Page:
Modern day knowledge workers push back on the assembly line concept as part of the cultural shift necessary for collaborative productivity to succeed. After all, why did knowledge workers invest in school to work on an assembly line? Business leaders – not just IT leaders – must recognize and engage with this, before they can realize the benefits. But modern day knowledge workers are not only motivated by money and shortened work weeks. This is where we go to Daniel Pink’s concept of modern day motivation – autonomy, mastery and purpose.(7) Leaders today have to reward and reinforce the culture that leads to successful adoption of collaborative productivity, using concepts such as work from anywhere (autonomy), training (mastery) and, of course, a relatable vision of the big picture (purpose). Certainly it can work, as described by Mary K. Montgomery in her lecture explaining that in her assembly line biology research model “each student is respected for his/her contribution and everyone is invested in analyzing the results. Eventually, the students learn many of the other techniques as well, mostly from looking over the shoulders of each other during the inevitable laboratory ‘down time’… Students learn about shared responsibility and the true nature of collaboration.”(8)

Finally, I looked at the potential upper limit of collaborative productivity and found Richard Janow’s paper on “collaborative entropy”(9), or the cost of coordinating a collaborative work environment in large organizations. Mathematical models aside, Janow explains: “The productivity impact of collaborative entropy is large enough to strongly affect competitive advantage. Impact is maximized when the ratio of collaborative to individual effort is large. Large organizations may thus be inherently disadvantaged versus small ones wherever fast decision-making or high knowledge worker productivity are key drivers. Even a modest amount of collaboration significantly decreases the productivity of actors functioning primarily as individual contributors.”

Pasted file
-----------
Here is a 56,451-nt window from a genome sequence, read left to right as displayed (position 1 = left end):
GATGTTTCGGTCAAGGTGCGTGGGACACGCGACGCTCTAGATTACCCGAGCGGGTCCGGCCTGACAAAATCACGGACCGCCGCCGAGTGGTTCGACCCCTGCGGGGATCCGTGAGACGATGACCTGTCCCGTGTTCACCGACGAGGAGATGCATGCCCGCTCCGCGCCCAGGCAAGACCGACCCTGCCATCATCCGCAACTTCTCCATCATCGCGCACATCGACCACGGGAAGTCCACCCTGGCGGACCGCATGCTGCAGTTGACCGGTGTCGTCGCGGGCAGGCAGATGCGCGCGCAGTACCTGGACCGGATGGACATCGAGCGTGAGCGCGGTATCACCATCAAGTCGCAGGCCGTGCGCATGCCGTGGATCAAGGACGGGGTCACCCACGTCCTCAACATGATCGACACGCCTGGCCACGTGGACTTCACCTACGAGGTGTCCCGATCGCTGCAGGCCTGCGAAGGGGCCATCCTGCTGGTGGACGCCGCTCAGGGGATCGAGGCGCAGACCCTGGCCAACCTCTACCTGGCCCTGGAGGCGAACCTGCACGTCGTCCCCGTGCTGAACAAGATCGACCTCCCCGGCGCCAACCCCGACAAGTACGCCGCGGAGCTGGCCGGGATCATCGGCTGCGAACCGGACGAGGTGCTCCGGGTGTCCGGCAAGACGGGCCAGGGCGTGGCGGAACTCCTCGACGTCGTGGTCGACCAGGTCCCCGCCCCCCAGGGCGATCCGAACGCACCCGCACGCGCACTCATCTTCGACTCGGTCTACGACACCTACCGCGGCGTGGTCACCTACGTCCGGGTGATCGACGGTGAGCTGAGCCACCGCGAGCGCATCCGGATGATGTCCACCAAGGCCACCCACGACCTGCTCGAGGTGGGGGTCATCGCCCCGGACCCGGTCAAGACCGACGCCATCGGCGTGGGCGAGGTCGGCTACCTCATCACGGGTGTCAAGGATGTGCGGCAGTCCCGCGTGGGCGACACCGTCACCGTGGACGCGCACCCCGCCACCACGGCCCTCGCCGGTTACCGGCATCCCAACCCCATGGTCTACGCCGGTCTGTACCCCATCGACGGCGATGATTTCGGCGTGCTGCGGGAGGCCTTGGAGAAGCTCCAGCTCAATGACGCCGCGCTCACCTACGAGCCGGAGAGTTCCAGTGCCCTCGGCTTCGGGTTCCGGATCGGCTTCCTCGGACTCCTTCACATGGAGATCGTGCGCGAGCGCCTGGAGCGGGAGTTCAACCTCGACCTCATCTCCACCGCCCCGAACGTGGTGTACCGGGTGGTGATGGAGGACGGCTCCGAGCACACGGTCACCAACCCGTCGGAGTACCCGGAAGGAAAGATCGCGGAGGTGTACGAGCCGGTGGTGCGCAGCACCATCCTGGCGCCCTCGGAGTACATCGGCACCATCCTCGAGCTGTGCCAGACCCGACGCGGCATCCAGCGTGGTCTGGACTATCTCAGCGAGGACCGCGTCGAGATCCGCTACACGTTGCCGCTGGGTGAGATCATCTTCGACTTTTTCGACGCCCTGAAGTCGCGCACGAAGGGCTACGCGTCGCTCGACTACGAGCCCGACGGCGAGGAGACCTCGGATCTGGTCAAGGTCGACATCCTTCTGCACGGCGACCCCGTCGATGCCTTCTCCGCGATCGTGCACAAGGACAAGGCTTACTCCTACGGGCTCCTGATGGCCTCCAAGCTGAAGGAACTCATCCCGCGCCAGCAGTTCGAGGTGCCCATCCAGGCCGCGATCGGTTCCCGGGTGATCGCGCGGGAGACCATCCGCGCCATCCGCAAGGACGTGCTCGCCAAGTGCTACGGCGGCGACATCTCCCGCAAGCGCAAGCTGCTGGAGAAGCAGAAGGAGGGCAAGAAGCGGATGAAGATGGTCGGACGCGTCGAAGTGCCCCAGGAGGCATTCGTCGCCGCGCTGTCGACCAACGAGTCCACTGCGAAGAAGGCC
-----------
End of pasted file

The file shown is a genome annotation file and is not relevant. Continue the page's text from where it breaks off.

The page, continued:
So back to Charlet’s marvellous post which started us off. Leaders should encourage culture conducive to adoption of the (dis)assembly line of enterprise collaboration tools, but they must also ensure that the role of personal productivity, with its own mastery, autonomy and contribution, is still respected. Lastly, the knowledge work processes that can be defined must be defined before automation. A hammer cannot pound nails unless the human arm shows it what angle and amount of force to employ. This is a delicate balance, but one that could spark the greatest increase in productivity since the early 1900s.

Now its your turn. Together we can (dis)assemble this idea. Let me know what you think.

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References

1. Matt Charlet. “The Curiously Unsolved Case of Enterprise Collaboration” CEB’s IT Blog (29 August 2013)
2. Yvonne Rekers, Daniel B.M. Haun, Michael Tomasello “Children, but Not Chimpanzees, Prefer to Collaborate” Current Biology – 25 October 2011 (Vol. 21, Issue 20, pp. 1756-1758)
3. Wikipedia. “Assembly line” http://en.wikipedia.org/wiki/Assembly_line
4. John Wink. “Collaboration like an Assembly Line” LeadLearning blog (4 August 2013)
5. Wikipedia. “1% rule” http://en.wikipedia.org/wiki/1%25_rule_(Internet_culture)
6. Wikipedia. “Henry Ford” http://en.wikipedia.org/wiki/Henry_Ford
7. Daniel Pink. “Drive: The Surprising Truth About What Motivates Us” (2009) Penguin Group.
8. Mary K. Montgomery. “Collaborative research with undergraduate students: An assembly line model” Developmental Biology 247.2 (2002): 13
9. Richard Janow. “A Fundamental Limit on Productivity in Organizations: Collaborative Entropy Costs” (31 May 2008). New Jersey Institute of Technology


Craig Sellars
Craig Sellars is a passionate Canadian public servant and biologist. Connect with Craig on Twitter @CraigSellars.